Wednesday, April 24, 2019

Five top books about fandom

Britta Lundin is a TV writer, author, and comic book writer. She currently writes on the hit CW show Riverdale. Her YA book Ship It, about a gay teenage fanfiction writer, is described as “the book that fandom has been waiting for, and the lived-in, fleshed-out portrait it deserves.” A longtime fanfiction reader and writer herself, she is still passionate about fan communities and shipping. Before becoming a writer, she worked as a political organizer for organizations such as and a digital media producer for Geek & Sundry and Nerdist. She earned a BA in Political Science from Reed College in Portland, Oregon, and an MFA in Film Production from the University of Texas at Austin. When not writing, she spends her time reblogging memes and analyzing the work of One Direction and its members. Originally from a small town on the Oregon coast, she now lives in Los Angeles with her wife.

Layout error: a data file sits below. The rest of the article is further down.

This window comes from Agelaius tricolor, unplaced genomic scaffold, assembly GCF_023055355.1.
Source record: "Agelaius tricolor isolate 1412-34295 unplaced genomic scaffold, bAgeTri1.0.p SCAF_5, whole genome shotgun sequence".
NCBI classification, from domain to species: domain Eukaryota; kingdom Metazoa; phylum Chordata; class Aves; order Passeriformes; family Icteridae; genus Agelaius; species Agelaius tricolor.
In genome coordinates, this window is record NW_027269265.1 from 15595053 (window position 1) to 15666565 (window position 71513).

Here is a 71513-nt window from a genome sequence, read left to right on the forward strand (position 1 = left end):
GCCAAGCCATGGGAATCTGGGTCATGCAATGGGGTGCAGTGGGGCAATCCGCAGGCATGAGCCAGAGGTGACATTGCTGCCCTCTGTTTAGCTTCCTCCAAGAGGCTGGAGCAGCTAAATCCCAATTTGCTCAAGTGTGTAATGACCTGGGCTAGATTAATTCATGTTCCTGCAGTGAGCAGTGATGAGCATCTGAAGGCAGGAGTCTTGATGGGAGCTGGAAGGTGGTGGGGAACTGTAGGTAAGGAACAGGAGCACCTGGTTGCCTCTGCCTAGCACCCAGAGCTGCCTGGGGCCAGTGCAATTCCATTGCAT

At Lundin tagged five favorite books about fandom, including:
Grace and the Fever by Zan Romanoff

Real Person Fiction (RPF) / Bandfic

Grace and the Fever follows teenager Grace, who is deep in the fandom for boyband Fever Dream, which has long been deemed uncool by her nonfandom (read: civilian) friends. In a fantasy-like coincidence, Grace accidentally meets the lead singer one day and gets swept up in his world of celebrity and backstage drama, all while trying to reconcile her current unbelievable level of access to her favorite band with her inner fangirl who is freaking the hell out.

Beautifully written, Grace and the Fever brilliantly weaves together the RPF self-insert fantasy of suddenly finding yourself friends with the people you’ve been fanning over for years with the real-world truths of how hard it is being in the spotlight. Like Almost Famous for the boyband set, it’s a fun and emotional peek behind the curtain of music celebrity. It’s also generous about fandom while still being clear-eyed about the ways fans can overreach or cross the line. Romanoff is clearly working from a personal and intimate knowledge of fandom, which makes it an authentic and loving portrait of the community.
Read about another entry on the list.

The Page 69 Test: Grace and the Fever.

--Marshal Zeringue